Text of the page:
The dreams and reality of a waste picker

During “The Potential of Cooperatives & the Role of Waste Pickers in the Recycling Sector” workshop in Ankara, Turkey, on 20-21 December 2016, ILO COOP spoke to Fehmi Celikok, a waste picker from Turkey, about his life as a waste picker

Actualité | 21 décembre 2016
Fehmi Celikok
When he was young, he dreamt of being a guitarist. With age, his dreams have changed to a goal of becoming a champion skier. Meanwhile, in his everyday life, Fehmi Celikok, is a waste picker of paper and cardboard in Ankara, Turkey.

Celikok is a 32-year-old Kurd from Hakkari, Turkey. With dark hair and beard and a wide grin, he is what the French might describe as “comfortable in his skin.”

But life has been far from easy for him. After spending his childhood in a village and the town of Hakkari, he eventually came to Ankara where, while staying with a relative, he learned to do paper picking. 

He still studies at an Open University, although he says he’s not aiming for a degree, just knowledge. “The public looks for a degree, but a man lives for his dreams,” he says. His dream of skiing is fulfilled on winter Sundays, when he takes his poles and skis and heads to the piste.

On weekdays, his life is waste picking. After breakfast, Celikok, a bachelor, and his two younger brothers get to work. First, they take their collection from the previous day and bring it to recycling centres for sale. Then they head to their zone to begin picking.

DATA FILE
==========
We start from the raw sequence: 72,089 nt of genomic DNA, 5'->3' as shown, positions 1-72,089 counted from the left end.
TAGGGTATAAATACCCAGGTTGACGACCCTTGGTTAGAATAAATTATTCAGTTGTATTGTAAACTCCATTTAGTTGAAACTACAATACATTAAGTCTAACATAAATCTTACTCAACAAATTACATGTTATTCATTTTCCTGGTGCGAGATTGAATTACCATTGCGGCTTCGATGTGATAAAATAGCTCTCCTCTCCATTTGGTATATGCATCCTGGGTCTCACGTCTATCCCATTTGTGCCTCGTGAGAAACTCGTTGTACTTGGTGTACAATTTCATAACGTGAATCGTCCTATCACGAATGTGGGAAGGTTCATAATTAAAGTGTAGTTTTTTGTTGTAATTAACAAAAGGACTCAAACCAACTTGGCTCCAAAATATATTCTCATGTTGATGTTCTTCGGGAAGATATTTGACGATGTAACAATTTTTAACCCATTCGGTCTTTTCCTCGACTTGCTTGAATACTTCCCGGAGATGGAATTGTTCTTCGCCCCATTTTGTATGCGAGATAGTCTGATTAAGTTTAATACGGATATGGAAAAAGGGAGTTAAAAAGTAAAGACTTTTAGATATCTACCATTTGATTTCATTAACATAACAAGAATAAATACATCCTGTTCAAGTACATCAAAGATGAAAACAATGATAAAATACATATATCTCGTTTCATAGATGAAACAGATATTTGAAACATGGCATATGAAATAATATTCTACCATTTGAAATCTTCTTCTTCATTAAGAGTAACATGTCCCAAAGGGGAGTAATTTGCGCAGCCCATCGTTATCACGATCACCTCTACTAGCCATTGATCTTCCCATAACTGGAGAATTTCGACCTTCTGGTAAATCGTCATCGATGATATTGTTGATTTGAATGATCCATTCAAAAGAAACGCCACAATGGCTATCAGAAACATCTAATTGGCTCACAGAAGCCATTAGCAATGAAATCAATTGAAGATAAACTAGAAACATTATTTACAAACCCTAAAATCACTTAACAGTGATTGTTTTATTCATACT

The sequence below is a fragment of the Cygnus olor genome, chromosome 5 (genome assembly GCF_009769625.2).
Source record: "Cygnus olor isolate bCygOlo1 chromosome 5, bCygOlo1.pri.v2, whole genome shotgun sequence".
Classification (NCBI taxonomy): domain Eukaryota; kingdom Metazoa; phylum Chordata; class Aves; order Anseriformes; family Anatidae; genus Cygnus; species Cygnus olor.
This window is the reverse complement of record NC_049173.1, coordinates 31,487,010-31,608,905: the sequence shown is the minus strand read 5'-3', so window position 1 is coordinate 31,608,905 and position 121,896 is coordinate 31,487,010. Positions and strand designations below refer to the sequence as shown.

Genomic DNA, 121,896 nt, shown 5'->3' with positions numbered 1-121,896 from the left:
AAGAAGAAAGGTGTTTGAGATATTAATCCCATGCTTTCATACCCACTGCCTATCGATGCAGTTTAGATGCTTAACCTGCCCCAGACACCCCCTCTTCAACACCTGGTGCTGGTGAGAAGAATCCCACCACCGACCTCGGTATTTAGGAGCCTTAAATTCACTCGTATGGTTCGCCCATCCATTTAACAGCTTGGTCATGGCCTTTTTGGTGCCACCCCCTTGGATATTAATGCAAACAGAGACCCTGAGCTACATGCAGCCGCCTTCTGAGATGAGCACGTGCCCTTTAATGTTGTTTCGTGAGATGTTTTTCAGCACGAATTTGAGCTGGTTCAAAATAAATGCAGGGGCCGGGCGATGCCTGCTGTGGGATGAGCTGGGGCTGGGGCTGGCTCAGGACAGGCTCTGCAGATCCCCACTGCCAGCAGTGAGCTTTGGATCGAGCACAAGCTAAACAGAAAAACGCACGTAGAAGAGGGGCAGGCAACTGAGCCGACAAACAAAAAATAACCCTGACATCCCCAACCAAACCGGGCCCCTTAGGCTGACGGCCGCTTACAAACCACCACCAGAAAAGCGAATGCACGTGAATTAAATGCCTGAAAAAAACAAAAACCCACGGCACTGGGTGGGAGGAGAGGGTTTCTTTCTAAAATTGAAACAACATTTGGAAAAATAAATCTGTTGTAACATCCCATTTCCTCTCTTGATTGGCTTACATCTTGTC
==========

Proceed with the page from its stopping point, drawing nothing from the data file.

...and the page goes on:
There are four major waste picking groups in Ankara, with every one having an informally assigned zone for picking. It is estimated that there are well over 500,000 waste pickers in Turkey who collect a considerable portion of waste generated.

The waste pickers’ cooperative movement is expanding in Turkey. But, it still has growing pains. Some contend that the state doesn’t trust waste pickers. But Celikok is hopeful about the future for waste pickers. He noted that an ILO conference, held in Ankara in December and in which he attended, has finally brought together waste pickers, cooperative experts and government officials for dialogue.

Celikok picks all day - sometimes upwards of 12-13 hour shifts, until his trolley (which can hold up to 350 kilos of paper and cardboard) is full, and the truck that he and his brothers use, is completely full. As he picks, he sorts. On a good day, each of the brothers will make about 60-70TL excluding the fuel they need for the truck.

Life has its risks. He has no access to social security. There used to be a green card available from the Turkish government to access some social benefits. But now, there is an income test before you’re able to get the social aid that the card ensures. Instead, Celikok relies only on emergency care in case of illness or an occupational work related accident.

At the workshop “The Potential of Cooperatives & the Role of Waste Pickers in the Recycling Sector” held in Ankara December 20-21, 2016, Fehmi Celikok talked about his experiences, offered guidance and listened intently to waste pickers and cooperators from Argentina and France, as well as Turkish government officials. They shared suggestions and insights on how to improve the lives of waste pickers, and the role that the cooperative model plays in insuring adequate incomes, social justice and health care for those workers.